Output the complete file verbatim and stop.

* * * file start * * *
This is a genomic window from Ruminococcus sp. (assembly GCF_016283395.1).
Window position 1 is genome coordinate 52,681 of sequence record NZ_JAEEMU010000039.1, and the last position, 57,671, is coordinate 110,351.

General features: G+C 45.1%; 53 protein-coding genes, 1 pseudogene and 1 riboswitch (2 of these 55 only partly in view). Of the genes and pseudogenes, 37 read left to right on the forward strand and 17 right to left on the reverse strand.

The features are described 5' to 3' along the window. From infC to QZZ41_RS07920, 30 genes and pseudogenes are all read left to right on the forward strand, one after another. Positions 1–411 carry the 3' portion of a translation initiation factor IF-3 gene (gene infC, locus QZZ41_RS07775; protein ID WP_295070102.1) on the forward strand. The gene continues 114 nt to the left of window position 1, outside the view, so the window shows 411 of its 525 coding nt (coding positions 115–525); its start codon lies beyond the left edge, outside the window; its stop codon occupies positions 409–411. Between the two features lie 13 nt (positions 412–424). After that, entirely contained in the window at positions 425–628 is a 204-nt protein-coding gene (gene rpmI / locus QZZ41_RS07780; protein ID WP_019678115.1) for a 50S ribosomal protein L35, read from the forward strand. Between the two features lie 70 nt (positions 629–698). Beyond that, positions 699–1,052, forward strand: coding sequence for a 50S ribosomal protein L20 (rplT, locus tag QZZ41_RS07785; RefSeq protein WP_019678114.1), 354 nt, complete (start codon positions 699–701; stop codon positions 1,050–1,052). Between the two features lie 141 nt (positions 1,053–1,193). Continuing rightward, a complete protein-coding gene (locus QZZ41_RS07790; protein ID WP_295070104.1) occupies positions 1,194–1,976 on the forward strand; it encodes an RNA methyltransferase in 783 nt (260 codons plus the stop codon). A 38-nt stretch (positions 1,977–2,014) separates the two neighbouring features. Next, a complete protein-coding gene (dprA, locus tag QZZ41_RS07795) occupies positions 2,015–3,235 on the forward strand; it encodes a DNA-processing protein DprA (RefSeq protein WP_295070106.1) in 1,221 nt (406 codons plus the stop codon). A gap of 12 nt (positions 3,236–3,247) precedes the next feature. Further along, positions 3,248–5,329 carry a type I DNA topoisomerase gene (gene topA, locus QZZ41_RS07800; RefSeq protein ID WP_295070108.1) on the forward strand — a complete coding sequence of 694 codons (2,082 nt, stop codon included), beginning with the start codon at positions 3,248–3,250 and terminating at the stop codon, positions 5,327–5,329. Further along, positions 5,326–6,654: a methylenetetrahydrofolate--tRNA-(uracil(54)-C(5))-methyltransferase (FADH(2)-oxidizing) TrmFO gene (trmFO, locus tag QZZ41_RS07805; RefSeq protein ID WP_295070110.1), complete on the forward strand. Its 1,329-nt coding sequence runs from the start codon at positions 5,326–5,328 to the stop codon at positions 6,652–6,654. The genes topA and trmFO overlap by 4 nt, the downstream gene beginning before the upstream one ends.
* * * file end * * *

This is a genomic window from Ruminococcus sp. (assembly GCF_016283395.1).
Window position 1 is genome coordinate 52,681 of sequence record NZ_JAEEMU010000039.1, and the last position, 57,671, is coordinate 110,351.

General features: G+C 45.1%; 53 protein-coding genes, 1 pseudogene and 1 riboswitch (2 of these 55 only partly in view). Of the genes and pseudogenes, 37 read left to right on the forward strand and 17 right to left on the reverse strand.

The features are described 5' to 3' along the window. From infC to QZZ41_RS07920, 30 genes and pseudogenes are all read left to right on the forward strand, one after another. Positions 1–411 carry the 3' portion of a translation initiation factor IF-3 gene (gene infC, locus QZZ41_RS07775; protein ID WP_295070102.1) on the forward strand. The gene continues 114 nt to the left of window position 1, outside the view, so the window shows 411 of its 525 coding nt (coding positions 115–525); its start codon lies beyond the left edge, outside the window; its stop codon occupies positions 409–411. Between the two features lie 13 nt (positions 412–424). After that, entirely contained in the window at positions 425–628 is a 204-nt protein-coding gene (gene rpmI / locus QZZ41_RS07780; protein ID WP_019678115.1) for a 50S ribosomal protein L35, read from the forward strand. Between the two features lie 70 nt (positions 629–698). Beyond that, positions 699–1,052, forward strand: coding sequence for a 50S ribosomal protein L20 (rplT, locus tag QZZ41_RS07785; RefSeq protein WP_019678114.1), 354 nt, complete (start codon positions 699–701; stop codon positions 1,050–1,052). Between the two features lie 141 nt (positions 1,053–1,193). Continuing rightward, a complete protein-coding gene (locus QZZ41_RS07790; protein ID WP_295070104.1) occupies positions 1,194–1,976 on the forward strand; it encodes an RNA methyltransferase in 783 nt (260 codons plus the stop codon). A 38-nt stretch (positions 1,977–2,014) separates the two neighbouring features. Next, a complete protein-coding gene (dprA, locus tag QZZ41_RS07795) occupies positions 2,015–3,235 on the forward strand; it encodes a DNA-processing protein DprA (RefSeq protein WP_295070106.1) in 1,221 nt (406 codons plus the stop codon). A gap of 12 nt (positions 3,236–3,247) precedes the next feature. Further along, positions 3,248–5,329 carry a type I DNA topoisomerase gene (gene topA, locus QZZ41_RS07800; RefSeq protein ID WP_295070108.1) on the forward strand — a complete coding sequence of 694 codons (2,082 nt, stop codon included), beginning with the start codon at positions 3,248–3,250 and terminating at the stop codon, positions 5,327–5,329. Further along, positions 5,326–6,654: a methylenetetrahydrofolate--tRNA-(uracil(54)-C(5))-methyltransferase (FADH(2)-oxidizing) TrmFO gene (trmFO, locus tag QZZ41_RS07805; RefSeq protein ID WP_295070110.1), complete on the forward strand. Its 1,329-nt coding sequence runs from the start codon at positions 5,326–5,328 to the stop codon at positions 6,652–6,654. The genes topA and trmFO overlap by 4 nt, the downstream gene beginning before the upstream one ends.